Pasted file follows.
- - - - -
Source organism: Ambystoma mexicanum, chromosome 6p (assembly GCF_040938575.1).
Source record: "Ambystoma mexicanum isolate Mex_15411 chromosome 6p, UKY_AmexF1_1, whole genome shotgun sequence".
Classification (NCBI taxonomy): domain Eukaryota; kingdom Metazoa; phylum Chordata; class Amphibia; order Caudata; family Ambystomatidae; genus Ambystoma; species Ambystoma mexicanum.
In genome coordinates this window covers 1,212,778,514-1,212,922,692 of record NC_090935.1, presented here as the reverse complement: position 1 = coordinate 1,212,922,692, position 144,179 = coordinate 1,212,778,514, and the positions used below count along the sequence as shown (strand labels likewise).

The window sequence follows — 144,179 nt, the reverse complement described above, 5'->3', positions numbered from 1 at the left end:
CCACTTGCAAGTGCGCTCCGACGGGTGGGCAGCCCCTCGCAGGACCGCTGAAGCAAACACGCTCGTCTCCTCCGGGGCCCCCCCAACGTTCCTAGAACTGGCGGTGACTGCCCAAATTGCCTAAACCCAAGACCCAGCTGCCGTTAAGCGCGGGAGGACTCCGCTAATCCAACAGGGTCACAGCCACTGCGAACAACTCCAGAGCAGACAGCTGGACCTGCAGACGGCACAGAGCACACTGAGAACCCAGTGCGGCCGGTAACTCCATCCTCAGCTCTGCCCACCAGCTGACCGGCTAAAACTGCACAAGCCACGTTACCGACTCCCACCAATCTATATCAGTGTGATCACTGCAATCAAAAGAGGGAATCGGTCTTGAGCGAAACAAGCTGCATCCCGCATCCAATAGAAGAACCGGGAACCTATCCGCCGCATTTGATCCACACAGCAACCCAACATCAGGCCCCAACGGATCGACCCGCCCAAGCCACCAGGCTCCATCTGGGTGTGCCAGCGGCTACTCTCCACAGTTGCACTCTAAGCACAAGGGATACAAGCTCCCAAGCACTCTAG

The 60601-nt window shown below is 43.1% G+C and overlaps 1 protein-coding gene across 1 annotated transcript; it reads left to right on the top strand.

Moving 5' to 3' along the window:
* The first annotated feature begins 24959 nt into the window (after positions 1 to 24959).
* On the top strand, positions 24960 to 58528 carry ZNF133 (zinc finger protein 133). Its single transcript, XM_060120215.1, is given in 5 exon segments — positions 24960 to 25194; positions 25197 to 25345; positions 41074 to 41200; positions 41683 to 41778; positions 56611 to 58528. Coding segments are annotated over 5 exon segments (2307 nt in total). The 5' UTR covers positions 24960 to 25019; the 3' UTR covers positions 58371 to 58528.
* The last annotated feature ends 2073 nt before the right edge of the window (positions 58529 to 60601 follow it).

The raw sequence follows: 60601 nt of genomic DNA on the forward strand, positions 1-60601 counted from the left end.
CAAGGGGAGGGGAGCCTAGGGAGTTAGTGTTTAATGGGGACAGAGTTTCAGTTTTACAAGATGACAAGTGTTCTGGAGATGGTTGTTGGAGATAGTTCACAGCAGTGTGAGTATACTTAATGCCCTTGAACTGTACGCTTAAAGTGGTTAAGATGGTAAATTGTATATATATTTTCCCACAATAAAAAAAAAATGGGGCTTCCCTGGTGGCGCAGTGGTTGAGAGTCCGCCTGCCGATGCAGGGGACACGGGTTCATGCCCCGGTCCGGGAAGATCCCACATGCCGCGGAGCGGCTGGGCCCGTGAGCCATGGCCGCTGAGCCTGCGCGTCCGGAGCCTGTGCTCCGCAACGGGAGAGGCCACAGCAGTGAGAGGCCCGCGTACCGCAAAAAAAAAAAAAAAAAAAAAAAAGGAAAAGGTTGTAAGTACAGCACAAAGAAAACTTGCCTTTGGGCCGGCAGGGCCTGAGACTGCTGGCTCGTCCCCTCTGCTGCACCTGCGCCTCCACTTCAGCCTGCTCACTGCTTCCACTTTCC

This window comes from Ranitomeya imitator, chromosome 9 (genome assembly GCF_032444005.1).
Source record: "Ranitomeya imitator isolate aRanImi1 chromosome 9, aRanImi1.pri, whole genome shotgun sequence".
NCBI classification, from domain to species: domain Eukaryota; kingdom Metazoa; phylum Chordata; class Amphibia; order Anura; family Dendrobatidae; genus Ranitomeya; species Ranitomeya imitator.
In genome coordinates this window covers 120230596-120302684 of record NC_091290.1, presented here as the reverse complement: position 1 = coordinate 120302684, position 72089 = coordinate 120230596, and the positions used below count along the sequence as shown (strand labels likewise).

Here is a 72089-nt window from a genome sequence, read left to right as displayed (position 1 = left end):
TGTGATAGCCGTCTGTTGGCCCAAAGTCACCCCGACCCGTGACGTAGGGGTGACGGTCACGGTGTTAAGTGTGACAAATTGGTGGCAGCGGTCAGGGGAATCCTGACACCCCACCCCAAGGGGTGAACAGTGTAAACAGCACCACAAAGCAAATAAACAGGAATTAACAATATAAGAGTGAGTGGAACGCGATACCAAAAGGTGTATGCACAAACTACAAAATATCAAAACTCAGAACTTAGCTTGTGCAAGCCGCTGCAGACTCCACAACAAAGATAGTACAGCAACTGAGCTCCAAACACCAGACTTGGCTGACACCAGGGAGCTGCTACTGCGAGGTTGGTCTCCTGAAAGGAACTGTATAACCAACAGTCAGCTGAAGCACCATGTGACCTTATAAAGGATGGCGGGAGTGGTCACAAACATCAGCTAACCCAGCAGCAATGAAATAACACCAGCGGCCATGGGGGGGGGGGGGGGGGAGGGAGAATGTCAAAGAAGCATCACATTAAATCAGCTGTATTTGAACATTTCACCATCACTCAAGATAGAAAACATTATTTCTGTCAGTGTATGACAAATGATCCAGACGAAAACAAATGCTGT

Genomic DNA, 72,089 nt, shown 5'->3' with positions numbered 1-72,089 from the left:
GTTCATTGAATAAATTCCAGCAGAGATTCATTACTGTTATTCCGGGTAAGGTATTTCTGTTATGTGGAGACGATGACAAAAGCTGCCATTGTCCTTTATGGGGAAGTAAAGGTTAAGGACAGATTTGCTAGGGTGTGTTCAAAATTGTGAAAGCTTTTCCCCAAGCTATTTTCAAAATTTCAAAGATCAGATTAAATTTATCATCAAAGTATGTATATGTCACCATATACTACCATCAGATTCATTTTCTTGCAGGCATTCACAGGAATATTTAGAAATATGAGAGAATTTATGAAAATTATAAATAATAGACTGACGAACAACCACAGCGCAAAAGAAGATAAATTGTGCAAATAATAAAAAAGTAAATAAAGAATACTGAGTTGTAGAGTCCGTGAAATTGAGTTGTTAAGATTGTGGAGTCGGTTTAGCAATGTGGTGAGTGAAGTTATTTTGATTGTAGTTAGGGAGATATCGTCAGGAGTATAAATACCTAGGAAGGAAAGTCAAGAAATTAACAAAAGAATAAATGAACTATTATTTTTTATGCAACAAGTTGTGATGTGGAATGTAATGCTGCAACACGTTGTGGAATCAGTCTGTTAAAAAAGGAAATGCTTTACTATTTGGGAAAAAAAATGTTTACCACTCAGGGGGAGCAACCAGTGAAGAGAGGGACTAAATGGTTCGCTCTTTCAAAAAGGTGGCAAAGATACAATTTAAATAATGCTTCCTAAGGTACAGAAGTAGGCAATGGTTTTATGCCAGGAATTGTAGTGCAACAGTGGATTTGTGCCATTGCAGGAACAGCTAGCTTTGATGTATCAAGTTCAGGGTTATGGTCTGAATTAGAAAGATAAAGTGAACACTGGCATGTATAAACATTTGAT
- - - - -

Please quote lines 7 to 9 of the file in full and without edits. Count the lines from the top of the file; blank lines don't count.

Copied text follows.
The 60601-nt window shown below is 43.1% G+C and overlaps 1 protein-coding gene across 1 annotated transcript; it reads left to right on the top strand.

Moving 5' to 3' along the window:
* The first annotated feature begins 24959 nt into the window (after positions 1 to 24959).